If you’re unhappy with your current HVAC system’s inability to heat or cool your home, you may have considered buying a larger unit. While this may seem to make sense – larger unit means more power – there are some cons to purchasing units on the big side of the spectrum.
- Big units frequently cycle between on and off. Also known as short cycling, large units work harder, use more fuel, and actually create more uncomfortable than comfortable atmospheric conditions.
- Big units can become easily damaged. Due to short cycling, a lot of “stress” is placed upon the unit and its parts. These parts fail a lot sooner than those of smaller units, causing quite the expensive repair bill.
- Big units have a shorter lifespan. Continuing with the issues in the first two reasons, big units often last only 10 years or less, as opposed to the usual 15-20 years.
- Big units create bigger bills. Energy is wasted with big units as the most energy is used once the unit comes on. Since it cycles between on and off throughout the day, you will see an increase in your utility bill.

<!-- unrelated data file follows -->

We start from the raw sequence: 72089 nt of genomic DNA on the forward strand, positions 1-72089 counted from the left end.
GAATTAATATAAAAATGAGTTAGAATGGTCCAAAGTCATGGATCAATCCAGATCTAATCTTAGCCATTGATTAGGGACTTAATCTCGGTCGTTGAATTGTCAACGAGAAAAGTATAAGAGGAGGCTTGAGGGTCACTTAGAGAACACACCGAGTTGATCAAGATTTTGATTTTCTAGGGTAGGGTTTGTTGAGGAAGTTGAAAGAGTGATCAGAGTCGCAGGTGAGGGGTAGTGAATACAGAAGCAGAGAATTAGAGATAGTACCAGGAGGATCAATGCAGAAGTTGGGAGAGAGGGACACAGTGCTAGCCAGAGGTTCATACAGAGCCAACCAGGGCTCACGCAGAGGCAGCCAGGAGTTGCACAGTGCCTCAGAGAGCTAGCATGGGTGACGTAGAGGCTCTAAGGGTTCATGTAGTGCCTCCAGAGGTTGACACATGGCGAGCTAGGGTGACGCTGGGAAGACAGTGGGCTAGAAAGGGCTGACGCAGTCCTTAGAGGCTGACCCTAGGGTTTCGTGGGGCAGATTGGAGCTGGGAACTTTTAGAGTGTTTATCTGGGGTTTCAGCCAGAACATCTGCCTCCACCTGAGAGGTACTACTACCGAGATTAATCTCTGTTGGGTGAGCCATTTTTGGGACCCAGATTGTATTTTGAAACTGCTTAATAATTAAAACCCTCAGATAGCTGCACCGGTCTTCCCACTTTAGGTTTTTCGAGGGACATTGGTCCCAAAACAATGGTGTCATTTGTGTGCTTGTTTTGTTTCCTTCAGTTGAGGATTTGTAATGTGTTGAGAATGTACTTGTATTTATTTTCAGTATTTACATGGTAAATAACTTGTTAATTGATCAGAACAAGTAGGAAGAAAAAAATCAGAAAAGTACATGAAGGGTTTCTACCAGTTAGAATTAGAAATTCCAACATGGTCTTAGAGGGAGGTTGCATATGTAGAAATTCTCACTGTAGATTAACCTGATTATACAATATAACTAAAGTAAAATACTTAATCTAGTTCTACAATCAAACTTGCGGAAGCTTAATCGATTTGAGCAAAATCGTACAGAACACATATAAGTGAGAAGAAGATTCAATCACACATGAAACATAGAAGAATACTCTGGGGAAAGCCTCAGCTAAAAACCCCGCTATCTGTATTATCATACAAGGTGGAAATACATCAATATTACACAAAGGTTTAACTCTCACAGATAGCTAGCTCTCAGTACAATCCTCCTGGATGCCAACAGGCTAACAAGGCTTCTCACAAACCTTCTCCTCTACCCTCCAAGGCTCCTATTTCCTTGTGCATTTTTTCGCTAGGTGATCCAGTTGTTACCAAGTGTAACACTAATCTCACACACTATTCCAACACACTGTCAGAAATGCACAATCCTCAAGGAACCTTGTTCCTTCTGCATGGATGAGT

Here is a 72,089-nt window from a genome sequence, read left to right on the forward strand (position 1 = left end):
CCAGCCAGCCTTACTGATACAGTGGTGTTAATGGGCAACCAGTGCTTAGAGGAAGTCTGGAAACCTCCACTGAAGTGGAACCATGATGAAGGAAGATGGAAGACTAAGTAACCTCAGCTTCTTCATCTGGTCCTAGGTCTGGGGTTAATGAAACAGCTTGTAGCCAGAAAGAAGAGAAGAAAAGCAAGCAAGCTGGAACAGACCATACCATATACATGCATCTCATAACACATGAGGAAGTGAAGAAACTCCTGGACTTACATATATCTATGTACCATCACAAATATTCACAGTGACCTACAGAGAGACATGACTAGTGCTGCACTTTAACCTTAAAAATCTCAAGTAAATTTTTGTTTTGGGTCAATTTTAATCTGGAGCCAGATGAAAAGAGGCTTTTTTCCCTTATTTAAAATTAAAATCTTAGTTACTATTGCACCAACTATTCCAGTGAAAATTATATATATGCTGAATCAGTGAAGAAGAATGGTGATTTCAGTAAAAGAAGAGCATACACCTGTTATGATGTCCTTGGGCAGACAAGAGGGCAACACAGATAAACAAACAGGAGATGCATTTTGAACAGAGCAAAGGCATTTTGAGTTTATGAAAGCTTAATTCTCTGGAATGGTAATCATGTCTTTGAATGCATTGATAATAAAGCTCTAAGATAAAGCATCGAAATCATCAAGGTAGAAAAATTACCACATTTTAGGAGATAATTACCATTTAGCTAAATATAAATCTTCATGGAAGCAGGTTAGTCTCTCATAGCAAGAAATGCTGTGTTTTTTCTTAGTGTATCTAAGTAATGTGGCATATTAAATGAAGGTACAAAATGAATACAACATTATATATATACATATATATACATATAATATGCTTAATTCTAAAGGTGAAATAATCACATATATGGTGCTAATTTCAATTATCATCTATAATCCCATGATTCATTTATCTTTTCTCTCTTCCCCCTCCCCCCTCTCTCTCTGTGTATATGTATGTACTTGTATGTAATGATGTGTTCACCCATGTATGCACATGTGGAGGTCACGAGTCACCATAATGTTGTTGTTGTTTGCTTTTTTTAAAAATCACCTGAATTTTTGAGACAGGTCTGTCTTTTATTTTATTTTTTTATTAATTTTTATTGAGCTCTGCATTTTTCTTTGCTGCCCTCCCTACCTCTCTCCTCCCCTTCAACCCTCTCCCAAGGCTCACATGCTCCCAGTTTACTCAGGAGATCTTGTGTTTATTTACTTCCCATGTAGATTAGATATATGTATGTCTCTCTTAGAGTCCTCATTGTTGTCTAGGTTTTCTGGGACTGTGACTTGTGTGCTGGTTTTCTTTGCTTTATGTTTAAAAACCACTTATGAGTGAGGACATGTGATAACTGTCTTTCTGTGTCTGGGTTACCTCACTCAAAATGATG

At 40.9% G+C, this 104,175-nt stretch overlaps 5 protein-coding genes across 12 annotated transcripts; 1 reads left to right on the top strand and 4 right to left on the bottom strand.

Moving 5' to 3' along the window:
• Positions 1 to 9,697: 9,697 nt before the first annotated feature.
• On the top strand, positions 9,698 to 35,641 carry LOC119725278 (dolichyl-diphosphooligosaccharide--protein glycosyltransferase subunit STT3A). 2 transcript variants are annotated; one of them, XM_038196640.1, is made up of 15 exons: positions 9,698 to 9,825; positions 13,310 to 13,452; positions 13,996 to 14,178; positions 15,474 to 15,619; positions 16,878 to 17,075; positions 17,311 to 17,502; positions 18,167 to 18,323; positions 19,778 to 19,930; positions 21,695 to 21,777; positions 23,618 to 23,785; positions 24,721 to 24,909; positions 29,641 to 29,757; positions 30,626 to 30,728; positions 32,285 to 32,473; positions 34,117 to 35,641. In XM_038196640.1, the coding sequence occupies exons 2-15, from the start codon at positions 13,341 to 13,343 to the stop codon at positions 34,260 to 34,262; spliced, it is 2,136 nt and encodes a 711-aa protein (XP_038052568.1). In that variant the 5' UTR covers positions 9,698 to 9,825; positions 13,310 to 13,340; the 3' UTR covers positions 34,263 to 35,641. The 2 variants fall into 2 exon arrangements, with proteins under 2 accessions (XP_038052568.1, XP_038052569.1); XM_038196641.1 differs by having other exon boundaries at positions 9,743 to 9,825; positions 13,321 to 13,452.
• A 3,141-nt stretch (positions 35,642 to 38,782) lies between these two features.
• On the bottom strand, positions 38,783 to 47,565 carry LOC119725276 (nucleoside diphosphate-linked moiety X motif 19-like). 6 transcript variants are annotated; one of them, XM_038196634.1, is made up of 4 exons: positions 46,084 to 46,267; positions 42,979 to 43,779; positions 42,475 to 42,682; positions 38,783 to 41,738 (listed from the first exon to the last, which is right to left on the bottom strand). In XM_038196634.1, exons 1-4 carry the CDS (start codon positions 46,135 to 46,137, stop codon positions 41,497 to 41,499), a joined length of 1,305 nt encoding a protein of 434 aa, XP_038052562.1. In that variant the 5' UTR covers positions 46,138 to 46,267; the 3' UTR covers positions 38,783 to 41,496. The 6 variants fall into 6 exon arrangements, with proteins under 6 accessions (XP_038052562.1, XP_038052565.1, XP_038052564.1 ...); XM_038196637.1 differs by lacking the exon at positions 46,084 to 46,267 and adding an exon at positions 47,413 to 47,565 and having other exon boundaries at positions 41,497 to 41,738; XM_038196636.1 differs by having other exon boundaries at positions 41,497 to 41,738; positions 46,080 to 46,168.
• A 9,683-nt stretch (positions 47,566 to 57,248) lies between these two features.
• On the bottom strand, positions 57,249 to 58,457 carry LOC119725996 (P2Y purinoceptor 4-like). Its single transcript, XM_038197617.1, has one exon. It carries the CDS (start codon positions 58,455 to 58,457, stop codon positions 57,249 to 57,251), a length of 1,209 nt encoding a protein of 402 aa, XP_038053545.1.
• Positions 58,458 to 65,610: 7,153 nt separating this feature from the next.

- Big units create an inconsistency in temperature. This goes back to short cycling as well, as you will experience hot and cold zones throughout your home.
- Big units cause issues with humidity and provide poor air quality. These units don’t stay on long enough to remove moisture from the air, thus resulting in unbearable humidity, which can become dangerous (could cause furniture and/or computer damage, as well as the growth of mold/viruses/bacteria).
- Big units are noisy. Cycling on and off throughout the day creates a lot of loud noise.
- Big units are just overall expensive. They’re pricey to buy, pricey to operate, and pricey to maintain. Don’t overpay for something that isn’t going to provide the quality of air flow that you need.